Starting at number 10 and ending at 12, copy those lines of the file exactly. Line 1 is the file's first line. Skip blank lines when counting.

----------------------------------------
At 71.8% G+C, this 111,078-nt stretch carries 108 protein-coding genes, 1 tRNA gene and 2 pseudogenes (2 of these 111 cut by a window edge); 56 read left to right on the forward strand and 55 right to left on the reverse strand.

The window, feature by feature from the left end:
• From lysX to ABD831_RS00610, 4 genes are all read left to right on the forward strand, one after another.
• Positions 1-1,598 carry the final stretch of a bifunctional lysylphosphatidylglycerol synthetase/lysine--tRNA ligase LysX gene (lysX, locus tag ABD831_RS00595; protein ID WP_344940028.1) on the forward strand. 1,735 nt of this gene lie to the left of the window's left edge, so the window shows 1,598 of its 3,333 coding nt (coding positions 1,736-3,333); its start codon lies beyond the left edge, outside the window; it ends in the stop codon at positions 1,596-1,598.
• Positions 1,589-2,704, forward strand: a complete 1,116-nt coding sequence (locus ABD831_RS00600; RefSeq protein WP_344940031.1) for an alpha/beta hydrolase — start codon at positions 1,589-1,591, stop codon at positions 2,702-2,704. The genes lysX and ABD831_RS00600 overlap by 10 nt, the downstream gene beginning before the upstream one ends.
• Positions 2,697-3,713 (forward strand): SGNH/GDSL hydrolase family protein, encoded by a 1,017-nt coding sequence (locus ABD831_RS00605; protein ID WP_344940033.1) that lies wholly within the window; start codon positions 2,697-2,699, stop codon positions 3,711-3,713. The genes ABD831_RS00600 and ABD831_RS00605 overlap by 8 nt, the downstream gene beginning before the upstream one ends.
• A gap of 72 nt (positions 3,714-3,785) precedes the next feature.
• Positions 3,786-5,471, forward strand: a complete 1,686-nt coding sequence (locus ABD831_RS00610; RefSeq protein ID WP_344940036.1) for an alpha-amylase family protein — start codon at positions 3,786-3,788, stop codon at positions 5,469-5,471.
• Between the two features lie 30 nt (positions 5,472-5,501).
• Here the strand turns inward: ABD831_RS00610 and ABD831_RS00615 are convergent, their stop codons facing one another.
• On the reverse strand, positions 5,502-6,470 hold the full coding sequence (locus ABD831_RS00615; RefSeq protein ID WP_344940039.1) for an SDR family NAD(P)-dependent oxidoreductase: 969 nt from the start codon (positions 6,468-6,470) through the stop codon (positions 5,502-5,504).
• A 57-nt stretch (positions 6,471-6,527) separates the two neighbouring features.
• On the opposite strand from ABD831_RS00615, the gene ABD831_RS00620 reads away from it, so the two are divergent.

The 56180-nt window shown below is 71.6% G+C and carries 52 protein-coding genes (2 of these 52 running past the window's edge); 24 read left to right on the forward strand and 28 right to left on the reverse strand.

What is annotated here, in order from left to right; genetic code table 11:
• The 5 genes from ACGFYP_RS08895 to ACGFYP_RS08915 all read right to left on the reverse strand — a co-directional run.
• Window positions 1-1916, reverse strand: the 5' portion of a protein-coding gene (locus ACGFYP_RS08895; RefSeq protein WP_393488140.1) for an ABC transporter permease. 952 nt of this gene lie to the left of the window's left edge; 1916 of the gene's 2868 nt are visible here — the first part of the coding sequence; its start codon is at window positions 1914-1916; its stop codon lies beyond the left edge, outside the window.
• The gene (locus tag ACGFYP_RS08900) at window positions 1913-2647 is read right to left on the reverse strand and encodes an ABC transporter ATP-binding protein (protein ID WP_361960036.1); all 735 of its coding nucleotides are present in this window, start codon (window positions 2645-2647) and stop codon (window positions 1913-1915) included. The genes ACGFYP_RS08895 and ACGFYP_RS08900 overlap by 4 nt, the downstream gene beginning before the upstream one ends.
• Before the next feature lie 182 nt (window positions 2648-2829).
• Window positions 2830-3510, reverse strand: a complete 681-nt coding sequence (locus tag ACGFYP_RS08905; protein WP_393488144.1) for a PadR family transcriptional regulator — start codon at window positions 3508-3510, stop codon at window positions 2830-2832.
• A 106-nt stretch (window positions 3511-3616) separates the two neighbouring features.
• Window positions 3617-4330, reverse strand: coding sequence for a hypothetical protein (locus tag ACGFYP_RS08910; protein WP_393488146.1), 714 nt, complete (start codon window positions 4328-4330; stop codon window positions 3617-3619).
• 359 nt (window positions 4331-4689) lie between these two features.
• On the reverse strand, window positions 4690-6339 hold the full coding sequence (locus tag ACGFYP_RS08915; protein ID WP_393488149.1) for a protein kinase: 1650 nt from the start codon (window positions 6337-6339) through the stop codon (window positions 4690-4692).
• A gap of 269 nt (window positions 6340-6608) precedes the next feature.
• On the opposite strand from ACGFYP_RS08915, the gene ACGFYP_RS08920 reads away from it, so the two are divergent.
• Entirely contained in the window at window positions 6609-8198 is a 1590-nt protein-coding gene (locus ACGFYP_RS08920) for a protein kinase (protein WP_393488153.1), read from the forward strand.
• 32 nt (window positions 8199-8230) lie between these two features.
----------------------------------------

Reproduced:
• Here the strand turns inward: ABD831_RS00610 and ABD831_RS00615 are convergent, their stop codons facing one another.
• On the reverse strand, positions 5,502-6,470 hold the full coding sequence (locus ABD831_RS00615; RefSeq protein ID WP_344940039.1) for an SDR family NAD(P)-dependent oxidoreductase: 969 nt from the start codon (positions 6,468-6,470) through the stop codon (positions 5,502-5,504).
• A 57-nt stretch (positions 6,471-6,527) separates the two neighbouring features.